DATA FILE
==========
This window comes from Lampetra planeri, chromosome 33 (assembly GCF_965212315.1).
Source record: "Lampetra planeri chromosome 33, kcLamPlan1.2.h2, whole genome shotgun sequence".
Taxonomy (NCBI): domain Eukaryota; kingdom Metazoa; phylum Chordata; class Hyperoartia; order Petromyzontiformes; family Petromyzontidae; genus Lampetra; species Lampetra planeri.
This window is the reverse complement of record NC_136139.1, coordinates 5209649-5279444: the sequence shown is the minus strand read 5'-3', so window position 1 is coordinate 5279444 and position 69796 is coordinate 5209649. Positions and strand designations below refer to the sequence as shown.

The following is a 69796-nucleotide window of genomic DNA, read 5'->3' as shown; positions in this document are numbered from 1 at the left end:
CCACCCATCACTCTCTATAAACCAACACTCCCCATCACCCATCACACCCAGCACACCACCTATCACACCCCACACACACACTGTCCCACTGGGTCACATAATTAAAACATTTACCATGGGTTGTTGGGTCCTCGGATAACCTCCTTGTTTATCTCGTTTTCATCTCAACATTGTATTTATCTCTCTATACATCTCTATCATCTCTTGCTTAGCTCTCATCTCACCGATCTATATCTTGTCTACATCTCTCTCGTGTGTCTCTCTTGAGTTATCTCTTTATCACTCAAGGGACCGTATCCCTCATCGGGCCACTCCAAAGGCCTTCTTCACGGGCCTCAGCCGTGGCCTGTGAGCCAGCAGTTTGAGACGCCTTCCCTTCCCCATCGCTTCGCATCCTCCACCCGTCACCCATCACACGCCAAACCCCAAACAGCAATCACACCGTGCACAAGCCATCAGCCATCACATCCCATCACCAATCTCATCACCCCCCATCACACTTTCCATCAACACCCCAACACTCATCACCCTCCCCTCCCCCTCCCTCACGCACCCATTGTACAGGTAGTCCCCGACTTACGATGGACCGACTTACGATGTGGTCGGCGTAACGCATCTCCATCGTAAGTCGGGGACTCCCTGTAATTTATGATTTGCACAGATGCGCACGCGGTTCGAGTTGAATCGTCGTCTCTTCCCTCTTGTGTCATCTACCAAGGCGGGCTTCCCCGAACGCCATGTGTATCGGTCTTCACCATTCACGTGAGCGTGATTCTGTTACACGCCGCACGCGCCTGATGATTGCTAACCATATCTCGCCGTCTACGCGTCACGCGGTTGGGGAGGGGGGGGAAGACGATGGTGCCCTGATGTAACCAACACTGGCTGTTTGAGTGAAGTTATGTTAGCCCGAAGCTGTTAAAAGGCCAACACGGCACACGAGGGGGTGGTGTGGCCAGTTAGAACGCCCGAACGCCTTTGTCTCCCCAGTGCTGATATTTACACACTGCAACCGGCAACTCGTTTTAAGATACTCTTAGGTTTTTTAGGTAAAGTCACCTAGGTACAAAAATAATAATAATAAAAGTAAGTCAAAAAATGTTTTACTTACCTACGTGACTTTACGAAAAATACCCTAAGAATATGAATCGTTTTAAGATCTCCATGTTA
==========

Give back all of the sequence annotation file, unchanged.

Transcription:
This window comes from Lampetra planeri, chromosome 33 (assembly GCF_965212315.1).
Source record: "Lampetra planeri chromosome 33, kcLamPlan1.2.h2, whole genome shotgun sequence".
Taxonomy (NCBI): domain Eukaryota; kingdom Metazoa; phylum Chordata; class Hyperoartia; order Petromyzontiformes; family Petromyzontidae; genus Lampetra; species Lampetra planeri.
This window is the reverse complement of record NC_136139.1, coordinates 5209649-5279444: the sequence shown is the minus strand read 5'-3', so window position 1 is coordinate 5279444 and position 69796 is coordinate 5209649. Positions and strand designations below refer to the sequence as shown.

The following is a 69796-nucleotide window of genomic DNA, read 5'->3' as shown; positions in this document are numbered from 1 at the left end:
CCACCCATCACTCTCTATAAACCAACACTCCCCATCACCCATCACACCCAGCACACCACCTATCACACCCCACACACACACTGTCCCACTGGGTCACATAATTAAAACATTTACCATGGGTTGTTGGGTCCTCGGATAACCTCCTTGTTTATCTCGTTTTCATCTCAACATTGTATTTATCTCTCTATACATCTCTATCATCTCTTGCTTAGCTCTCATCTCACCGATCTATATCTTGTCTACATCTCTCTCGTGTGTCTCTCTTGAGTTATCTCTTTATCACTCAAGGGACCGTATCCCTCATCGGGCCACTCCAAAGGCCTTCTTCACGGGCCTCAGCCGTGGCCTGTGAGCCAGCAGTTTGAGACGCCTTCCCTTCCCCATCGCTTCGCATCCTCCACCCGTCACCCATCACACGCCAAACCCCAAACAGCAATCACACCGTGCACAAGCCATCAGCCATCACATCCCATCACCAATCTCATCACCCCCCATCACACTTTCCATCAACACCCCAACACTCATCACCCTCCCCTCCCCCTCCCTCACGCACCCATTGTACAGGTAGTCCCCGACTTACGATGGACCGACTTACGATGTGGTCGGCGTAACGCATCTCCATCGTAAGTCGGGGACTCCCTGTAATTTATGATTTGCACAGATGCGCACGCGGTTCGAGTTGAATCGTCGTCTCTTCCCTCTTGTGTCATCTACCAAGGCGGGCTTCCCCGAACGCCATGTGTATCGGTCTTCACCATTCACGTGAGCGTGATTCTGTTACACGCCGCACGCGCCTGATGATTGCTAACCATATCTCGCCGTCTACGCGTCACGCGGTTGGGGAGGGGGGGGAAGACGATGGTGCCCTGATGTAACCAACACTGGCTGTTTGAGTGAAGTTATGTTAGCCCGAAGCTGTTAAAAGGCCAACACGGCACACGAGGGGGTGGTGTGGCCAGTTAGAACGCCCGAACGCCTTTGTCTCCCCAGTGCTGATATTTACACACTGCAACCGGCAACTCGTTTTAAGATACTCTTAGGTTTTTTAGGTAAAGTCACCTAGGTACAAAAATAATAATAATAAAAGTAAGTCAAAAAATGTTTTACTTACCTACGTGACTTTACGAAAAATACCCTAAGAATATGAATCGTTTTAAGATCTCCATGTTA